Yuen and Bendtsen hurried through the open airlock to their designated planetary assault shuttle. The shuttle crew had painted the area next to the airlock door to the shuttle a rendition of a blue dragon belching fire with claws extended, with the caption “Hot Boarder.” Navy regulations technically forbade wall art, but navy personnel ignored it. If a shuttle crew cared enough to name their shuttle and paint a mascot on their airlock, they had good morale and took good care of their vessel. A dull, soul-sucking grey smothered the remainder of the bulkhead. Naval regulations required all military equipment to be uninteresting colors. Morale or something. Would it kill the navy to put in some crimson colored curtains or something?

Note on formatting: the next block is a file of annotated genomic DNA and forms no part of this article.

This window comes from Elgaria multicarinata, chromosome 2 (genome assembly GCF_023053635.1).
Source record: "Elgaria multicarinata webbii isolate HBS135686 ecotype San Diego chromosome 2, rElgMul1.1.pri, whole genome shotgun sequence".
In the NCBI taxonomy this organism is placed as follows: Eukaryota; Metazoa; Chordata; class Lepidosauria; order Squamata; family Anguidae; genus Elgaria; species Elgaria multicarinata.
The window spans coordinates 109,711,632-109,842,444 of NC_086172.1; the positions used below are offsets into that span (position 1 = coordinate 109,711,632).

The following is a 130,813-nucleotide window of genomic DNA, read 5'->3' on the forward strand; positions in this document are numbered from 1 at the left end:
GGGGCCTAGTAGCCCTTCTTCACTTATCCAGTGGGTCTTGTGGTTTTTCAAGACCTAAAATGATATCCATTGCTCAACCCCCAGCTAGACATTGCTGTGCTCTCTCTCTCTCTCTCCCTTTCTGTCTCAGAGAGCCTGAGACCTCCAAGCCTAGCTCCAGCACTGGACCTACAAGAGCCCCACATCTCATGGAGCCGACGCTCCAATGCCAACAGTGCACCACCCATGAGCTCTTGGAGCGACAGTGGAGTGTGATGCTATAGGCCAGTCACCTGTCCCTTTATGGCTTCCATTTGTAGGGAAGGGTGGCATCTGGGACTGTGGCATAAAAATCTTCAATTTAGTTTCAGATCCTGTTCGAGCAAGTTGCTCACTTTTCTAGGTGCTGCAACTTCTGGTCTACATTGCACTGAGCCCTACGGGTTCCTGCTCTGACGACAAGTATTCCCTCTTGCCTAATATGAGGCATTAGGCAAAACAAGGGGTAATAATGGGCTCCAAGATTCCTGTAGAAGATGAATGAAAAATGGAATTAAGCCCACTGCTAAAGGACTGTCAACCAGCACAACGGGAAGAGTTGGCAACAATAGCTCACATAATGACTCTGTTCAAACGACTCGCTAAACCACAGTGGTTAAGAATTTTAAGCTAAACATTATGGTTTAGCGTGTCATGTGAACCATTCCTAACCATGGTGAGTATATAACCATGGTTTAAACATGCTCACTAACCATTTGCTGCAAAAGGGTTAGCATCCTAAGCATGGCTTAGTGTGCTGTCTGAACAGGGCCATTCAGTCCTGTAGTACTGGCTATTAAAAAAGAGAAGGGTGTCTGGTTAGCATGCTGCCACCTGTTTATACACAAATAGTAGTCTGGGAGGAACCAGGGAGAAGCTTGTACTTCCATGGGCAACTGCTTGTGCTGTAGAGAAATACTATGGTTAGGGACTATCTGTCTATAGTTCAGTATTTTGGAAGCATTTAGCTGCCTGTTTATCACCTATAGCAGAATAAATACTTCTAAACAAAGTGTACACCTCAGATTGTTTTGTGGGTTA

The airlock door and shuttle door were temporarily wedded together, leaving a wide opening into the shuttle permitting easy navigation for Marines in HCA. It wouldn’t bother most of the personnel if there had been leaks, as they were required by regulation to have airtight suits. Airtight suits in boring colors. Everyone is suited up.

Attached to a concave area on the destroyer’s exterior hull, the Skua class combat shuttle lay within the destroyer’s shielding system. Four other combat shuttles were attached at evenly spaced positions on the hull, one for each squad. They were flat, black aircraft, with large swept back wings and hover nodules for short take-off and landing on planets with atmosphere. In micro gravity, the wings served no function, but increased the mass and thus the fuel loss when maneuvering, slowing down, and speeding up.